Almost half the country's parliament does not agree with the American troop expulsion, while the majority bloc voted in favour of it on Sunday.
The Iraqi parliament voted on Sunday to expel US troops from Iraq, but the decision may not translate into reality. Experts argue about whether the country's caretaker government led by Prime Minister Abdul Mahdi will have an authority to kick out American troops despite having parliamentary approval.
"When you look at the decision, it just authorises the prime minister to decide [if the US troops can be removed from Iraq]. It will not work as Abdul Mahdi is just a caretaker prime minister," Iraq expert Mehmet Bulovali, who was an advisor to Iraq's former vice president Tariq al Hashimi, told TRT World.
"The resolution just allows Mahdi to consider the decision. It will not enable him to realise it. More than half of the 170 lawmakers who approved the resolution also don’t want the US troops to leave as they know that Daesh will drag Iraq down to chaos in case the US forces left."
But Baghdad-based legal expert Tareq Harb told Al Jazeera that the presence of a caretaker government is not an obstacle.
"The parliament's vote gives Abdul Mahdi the authority and legitimacy to take measures to expel foreign troops in Iraq. All it requires is time and will," Harb said.
"Now that the draft has passed, the implementation is in the hands of the current prime minister and whoever comes after him."
Though 170 lawmakers present in a 328-member parliament voted in favour of the motion, the remaining parliamentarians skipped the session, indicating that the house was pretty much divided over whether the country could afford to let Americans go or completely side with Iran at a time when when it is mourning the death of its second most powerful leader Qasem Soleimani.
Among the absentees were mostly Kurdish and Sunni lawmakers who clearly paid no heed to Tehran-backed Kataib Hezbollah's call for the full attendance of members to vote in favour of the resolution.
"Shia lawmakers supported the resolution because of the public pressure. They don’t want to be at odds with Iran either," Bulovali said.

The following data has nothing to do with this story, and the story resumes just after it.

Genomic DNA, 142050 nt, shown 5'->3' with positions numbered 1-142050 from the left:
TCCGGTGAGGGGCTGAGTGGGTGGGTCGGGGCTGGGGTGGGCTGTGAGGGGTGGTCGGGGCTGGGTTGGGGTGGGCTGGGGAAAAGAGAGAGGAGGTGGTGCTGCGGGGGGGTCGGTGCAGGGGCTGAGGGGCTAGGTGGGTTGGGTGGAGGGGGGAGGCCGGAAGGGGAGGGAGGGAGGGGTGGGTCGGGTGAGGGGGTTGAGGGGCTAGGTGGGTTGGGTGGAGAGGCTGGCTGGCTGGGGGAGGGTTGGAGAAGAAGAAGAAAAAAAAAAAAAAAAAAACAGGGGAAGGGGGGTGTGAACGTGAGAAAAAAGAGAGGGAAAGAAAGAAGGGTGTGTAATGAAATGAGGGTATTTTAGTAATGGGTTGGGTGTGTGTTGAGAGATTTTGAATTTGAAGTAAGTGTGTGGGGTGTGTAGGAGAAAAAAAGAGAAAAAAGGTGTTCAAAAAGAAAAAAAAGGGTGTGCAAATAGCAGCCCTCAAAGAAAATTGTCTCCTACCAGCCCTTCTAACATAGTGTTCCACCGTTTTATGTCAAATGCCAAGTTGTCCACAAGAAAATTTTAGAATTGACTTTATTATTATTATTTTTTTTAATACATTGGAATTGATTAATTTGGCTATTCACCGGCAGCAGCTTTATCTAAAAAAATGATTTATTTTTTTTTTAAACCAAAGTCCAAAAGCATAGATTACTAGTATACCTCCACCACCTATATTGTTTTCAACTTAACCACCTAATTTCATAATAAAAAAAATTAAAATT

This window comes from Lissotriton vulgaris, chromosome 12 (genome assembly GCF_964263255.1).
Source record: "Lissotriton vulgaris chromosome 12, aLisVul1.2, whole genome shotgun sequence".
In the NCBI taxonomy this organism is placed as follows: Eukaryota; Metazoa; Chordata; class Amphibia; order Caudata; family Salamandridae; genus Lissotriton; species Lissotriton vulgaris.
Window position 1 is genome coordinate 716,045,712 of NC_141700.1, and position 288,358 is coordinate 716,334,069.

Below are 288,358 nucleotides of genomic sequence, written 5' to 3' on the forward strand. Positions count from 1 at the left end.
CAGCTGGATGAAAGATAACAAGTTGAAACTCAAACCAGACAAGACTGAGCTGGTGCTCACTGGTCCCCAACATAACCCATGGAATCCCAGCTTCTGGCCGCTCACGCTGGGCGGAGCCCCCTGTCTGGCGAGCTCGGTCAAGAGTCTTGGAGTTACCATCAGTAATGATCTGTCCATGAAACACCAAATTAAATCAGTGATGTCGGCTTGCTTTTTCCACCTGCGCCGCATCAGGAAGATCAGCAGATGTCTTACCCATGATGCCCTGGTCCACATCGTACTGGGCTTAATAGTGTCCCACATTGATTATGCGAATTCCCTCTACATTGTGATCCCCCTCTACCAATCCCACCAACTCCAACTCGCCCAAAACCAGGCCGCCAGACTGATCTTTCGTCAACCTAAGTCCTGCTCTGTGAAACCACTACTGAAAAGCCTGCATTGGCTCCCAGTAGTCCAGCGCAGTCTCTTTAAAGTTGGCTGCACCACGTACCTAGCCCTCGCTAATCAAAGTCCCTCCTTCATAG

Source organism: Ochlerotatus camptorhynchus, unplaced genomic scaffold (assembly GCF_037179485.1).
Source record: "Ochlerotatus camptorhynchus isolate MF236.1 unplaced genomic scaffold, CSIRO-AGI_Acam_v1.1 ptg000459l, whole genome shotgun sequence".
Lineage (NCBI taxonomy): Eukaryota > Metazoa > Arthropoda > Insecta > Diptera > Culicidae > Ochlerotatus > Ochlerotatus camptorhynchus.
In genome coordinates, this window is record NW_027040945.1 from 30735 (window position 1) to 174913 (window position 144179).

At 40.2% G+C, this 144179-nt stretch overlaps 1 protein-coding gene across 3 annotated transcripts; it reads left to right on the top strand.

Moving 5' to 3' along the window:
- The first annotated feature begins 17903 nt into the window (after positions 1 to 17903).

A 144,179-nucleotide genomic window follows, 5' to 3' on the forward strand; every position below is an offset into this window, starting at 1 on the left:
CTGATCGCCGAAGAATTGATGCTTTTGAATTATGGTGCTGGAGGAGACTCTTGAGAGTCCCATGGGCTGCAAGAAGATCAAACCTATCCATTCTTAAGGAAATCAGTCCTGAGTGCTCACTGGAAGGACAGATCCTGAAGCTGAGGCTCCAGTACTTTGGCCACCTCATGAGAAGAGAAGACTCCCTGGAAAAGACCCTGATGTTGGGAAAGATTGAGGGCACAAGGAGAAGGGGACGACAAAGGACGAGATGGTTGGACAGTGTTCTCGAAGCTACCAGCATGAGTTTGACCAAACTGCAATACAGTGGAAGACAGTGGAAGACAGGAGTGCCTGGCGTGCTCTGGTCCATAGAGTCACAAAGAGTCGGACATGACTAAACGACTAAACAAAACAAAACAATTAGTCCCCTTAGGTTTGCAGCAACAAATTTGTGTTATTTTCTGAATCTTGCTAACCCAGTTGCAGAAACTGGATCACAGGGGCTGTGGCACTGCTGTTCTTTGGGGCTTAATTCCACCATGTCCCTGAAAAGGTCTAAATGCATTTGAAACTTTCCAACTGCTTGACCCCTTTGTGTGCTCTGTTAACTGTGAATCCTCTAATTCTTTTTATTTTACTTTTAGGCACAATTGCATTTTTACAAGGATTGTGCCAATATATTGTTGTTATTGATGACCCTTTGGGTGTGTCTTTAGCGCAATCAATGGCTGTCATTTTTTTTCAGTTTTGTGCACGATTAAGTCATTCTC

The boycott of a large number of Iraqi parliamentarians signifies that Iraqi politics is multilayered with various political fronts espousing views that aren't aligned with Iran's regional interests.Most Iraqi Kurdish political parties see Soleimani's Quds Force and other Iran-backed militias with contempt.
Tehran-backed militias Asaib Ahl al Haq and the so-called Popular Mobilization Forces were not only accused of abusing Iraq's Sunni population, but were also hostile towards Kurdish minorities. When Iran-backed militias made attempts to pass through the Kurdish-dominated regions governed by Kurdistan Regional Governorate (KRG) to participate in the battle of Mosul against Daesh in late 2016, then-KRG president Masoud Barzani did not allow them to use their territory and only authorised the regular Iraqi army and federal police to use its roadways for the battle.
The Kurdish parties were also at odds with Iranian militias during the region’s push for an independence referendum in September 2017. Soleimani and the leaders of other militias spoke critically of the KRG and tried to get rid of the Kurdish forces from Kirkuk. A month later, intense fighting broke out between Iranian militias and KRG forces, which led to the deaths of several Kurdish people and Shia fighters. During the standoff, the militias even lowered the Kurdish flag from Kirkuk.